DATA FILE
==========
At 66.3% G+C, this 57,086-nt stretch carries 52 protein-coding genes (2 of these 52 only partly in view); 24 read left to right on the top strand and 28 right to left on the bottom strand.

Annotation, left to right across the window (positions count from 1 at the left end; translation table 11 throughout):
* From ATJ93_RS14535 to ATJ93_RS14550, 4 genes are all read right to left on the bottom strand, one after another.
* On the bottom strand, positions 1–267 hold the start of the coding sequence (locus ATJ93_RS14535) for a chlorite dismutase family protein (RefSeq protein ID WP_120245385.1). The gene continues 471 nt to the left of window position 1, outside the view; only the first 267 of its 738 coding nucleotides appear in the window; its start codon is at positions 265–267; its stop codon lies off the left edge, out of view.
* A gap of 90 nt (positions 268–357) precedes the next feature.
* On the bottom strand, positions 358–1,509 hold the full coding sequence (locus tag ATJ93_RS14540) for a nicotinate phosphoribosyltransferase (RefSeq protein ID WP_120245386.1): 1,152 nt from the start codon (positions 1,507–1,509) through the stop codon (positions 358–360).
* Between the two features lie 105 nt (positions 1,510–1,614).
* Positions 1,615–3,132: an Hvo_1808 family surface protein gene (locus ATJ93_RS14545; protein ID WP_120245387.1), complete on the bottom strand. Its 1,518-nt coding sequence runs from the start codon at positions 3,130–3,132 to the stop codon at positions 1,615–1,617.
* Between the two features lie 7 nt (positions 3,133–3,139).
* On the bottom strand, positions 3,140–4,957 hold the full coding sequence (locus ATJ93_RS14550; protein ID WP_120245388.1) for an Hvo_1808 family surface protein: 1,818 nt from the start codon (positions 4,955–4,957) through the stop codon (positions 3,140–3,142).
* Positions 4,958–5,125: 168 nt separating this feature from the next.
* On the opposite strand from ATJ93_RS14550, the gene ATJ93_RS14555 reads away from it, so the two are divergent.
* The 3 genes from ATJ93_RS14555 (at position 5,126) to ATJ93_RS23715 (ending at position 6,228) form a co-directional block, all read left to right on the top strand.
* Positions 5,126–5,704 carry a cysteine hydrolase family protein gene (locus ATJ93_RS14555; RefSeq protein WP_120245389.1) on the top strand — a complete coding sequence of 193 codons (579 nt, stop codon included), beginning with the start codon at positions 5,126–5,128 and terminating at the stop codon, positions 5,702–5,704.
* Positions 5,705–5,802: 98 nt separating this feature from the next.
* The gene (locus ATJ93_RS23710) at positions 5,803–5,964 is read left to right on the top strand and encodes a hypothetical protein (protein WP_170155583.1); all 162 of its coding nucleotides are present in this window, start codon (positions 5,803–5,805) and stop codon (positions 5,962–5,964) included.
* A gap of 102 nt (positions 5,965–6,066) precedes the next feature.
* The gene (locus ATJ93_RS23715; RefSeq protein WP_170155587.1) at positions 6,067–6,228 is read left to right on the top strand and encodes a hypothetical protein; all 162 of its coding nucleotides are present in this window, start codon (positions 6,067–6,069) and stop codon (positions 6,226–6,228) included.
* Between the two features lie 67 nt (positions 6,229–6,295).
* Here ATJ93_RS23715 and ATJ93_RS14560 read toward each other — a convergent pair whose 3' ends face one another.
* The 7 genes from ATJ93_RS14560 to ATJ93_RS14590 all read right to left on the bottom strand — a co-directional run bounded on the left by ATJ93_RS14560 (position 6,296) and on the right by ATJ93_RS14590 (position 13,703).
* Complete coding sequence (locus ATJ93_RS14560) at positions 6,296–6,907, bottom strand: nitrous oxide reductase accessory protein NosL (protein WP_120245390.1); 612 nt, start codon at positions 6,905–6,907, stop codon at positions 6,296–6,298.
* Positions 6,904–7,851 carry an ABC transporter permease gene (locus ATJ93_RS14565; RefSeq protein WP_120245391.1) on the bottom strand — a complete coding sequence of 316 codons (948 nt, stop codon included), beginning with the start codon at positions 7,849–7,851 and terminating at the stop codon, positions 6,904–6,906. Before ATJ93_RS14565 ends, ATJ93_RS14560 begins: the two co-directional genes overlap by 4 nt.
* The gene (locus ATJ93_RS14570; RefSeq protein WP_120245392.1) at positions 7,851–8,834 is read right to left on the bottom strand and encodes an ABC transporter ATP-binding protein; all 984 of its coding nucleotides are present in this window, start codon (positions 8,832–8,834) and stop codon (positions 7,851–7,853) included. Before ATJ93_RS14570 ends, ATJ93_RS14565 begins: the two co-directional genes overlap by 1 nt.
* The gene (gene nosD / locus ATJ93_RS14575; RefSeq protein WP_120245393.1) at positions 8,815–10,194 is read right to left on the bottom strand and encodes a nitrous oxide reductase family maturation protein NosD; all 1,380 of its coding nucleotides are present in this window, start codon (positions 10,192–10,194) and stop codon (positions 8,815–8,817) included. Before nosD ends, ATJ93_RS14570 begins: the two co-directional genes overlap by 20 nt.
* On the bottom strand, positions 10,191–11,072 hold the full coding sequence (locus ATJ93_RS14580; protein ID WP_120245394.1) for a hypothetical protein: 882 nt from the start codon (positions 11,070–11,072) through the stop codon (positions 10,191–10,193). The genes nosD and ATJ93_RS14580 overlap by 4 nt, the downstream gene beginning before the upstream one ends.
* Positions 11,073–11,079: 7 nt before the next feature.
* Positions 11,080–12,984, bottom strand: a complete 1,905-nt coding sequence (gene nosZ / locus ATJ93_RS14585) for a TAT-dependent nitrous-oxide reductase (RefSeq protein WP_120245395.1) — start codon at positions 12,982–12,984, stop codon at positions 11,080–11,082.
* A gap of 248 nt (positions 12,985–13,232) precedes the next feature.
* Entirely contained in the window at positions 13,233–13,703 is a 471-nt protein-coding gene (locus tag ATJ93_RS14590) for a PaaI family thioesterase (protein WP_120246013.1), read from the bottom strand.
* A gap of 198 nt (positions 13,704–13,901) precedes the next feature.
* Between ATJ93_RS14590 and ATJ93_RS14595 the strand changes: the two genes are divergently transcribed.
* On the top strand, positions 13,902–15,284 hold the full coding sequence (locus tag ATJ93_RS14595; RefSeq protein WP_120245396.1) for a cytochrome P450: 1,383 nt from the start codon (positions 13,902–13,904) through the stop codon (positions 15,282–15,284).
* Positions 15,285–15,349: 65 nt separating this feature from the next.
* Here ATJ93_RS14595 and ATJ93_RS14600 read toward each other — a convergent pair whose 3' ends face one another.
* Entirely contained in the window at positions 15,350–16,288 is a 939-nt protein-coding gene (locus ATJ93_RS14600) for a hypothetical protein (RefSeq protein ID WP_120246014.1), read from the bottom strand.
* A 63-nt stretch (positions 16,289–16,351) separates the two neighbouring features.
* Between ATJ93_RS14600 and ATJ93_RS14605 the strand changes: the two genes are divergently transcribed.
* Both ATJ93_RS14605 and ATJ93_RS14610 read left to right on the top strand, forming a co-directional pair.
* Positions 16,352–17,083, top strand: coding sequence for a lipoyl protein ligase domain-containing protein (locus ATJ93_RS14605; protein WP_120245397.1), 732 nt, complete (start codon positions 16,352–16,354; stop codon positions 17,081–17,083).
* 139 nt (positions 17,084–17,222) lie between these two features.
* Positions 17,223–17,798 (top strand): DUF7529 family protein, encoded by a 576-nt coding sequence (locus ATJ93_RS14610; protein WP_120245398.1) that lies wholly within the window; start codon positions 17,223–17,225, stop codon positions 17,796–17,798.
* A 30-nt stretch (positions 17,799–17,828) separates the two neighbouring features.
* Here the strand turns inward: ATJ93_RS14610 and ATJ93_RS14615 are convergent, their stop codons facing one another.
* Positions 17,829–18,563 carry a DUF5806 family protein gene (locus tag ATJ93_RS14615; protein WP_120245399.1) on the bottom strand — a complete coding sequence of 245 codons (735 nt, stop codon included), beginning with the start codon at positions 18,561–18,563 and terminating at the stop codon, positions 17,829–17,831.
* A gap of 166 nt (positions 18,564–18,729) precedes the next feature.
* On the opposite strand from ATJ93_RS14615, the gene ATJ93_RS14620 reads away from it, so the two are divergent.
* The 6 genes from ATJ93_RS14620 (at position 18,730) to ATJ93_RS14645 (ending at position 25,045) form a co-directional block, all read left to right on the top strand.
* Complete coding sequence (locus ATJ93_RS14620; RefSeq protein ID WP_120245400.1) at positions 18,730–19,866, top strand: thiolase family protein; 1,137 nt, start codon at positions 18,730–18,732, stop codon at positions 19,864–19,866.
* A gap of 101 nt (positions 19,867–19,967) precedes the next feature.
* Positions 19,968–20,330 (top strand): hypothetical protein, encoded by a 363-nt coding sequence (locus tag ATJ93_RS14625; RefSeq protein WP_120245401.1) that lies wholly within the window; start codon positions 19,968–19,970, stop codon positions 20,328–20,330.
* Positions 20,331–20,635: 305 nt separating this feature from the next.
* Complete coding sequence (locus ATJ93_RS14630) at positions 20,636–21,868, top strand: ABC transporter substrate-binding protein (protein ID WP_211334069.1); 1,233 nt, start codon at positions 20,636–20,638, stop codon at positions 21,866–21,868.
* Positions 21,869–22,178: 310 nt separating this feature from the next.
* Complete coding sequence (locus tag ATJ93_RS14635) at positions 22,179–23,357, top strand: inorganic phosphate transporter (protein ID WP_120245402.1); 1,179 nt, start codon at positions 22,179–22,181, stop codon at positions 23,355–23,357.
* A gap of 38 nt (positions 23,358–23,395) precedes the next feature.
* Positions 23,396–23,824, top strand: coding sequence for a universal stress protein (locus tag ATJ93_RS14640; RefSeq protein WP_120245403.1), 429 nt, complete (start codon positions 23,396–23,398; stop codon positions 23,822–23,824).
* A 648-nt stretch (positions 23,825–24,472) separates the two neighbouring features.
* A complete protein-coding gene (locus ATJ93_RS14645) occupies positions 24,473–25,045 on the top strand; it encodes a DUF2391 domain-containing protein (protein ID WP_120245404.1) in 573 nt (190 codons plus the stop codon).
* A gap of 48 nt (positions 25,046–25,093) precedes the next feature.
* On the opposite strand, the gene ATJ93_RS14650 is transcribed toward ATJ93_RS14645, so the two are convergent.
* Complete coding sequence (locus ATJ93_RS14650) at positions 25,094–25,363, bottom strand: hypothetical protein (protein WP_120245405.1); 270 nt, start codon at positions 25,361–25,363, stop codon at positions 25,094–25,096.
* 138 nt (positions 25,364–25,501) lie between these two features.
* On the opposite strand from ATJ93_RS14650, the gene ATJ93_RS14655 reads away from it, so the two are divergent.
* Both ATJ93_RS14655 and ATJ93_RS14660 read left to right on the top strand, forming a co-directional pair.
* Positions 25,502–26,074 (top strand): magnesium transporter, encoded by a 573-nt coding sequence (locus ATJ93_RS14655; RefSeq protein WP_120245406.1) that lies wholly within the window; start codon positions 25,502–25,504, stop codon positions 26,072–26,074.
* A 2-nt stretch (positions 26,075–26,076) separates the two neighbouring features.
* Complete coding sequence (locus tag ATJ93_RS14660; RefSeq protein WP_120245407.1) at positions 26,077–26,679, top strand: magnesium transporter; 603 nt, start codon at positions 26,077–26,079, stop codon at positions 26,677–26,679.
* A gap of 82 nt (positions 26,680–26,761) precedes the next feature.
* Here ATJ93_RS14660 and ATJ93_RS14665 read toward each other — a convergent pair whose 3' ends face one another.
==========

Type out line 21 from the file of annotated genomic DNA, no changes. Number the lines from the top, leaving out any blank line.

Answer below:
* The 7 genes from ATJ93_RS14560 to ATJ93_RS14590 all read right to left on the bottom strand — a co-directional run bounded on the left by ATJ93_RS14560 (position 6,296) and on the right by ATJ93_RS14590 (position 13,703).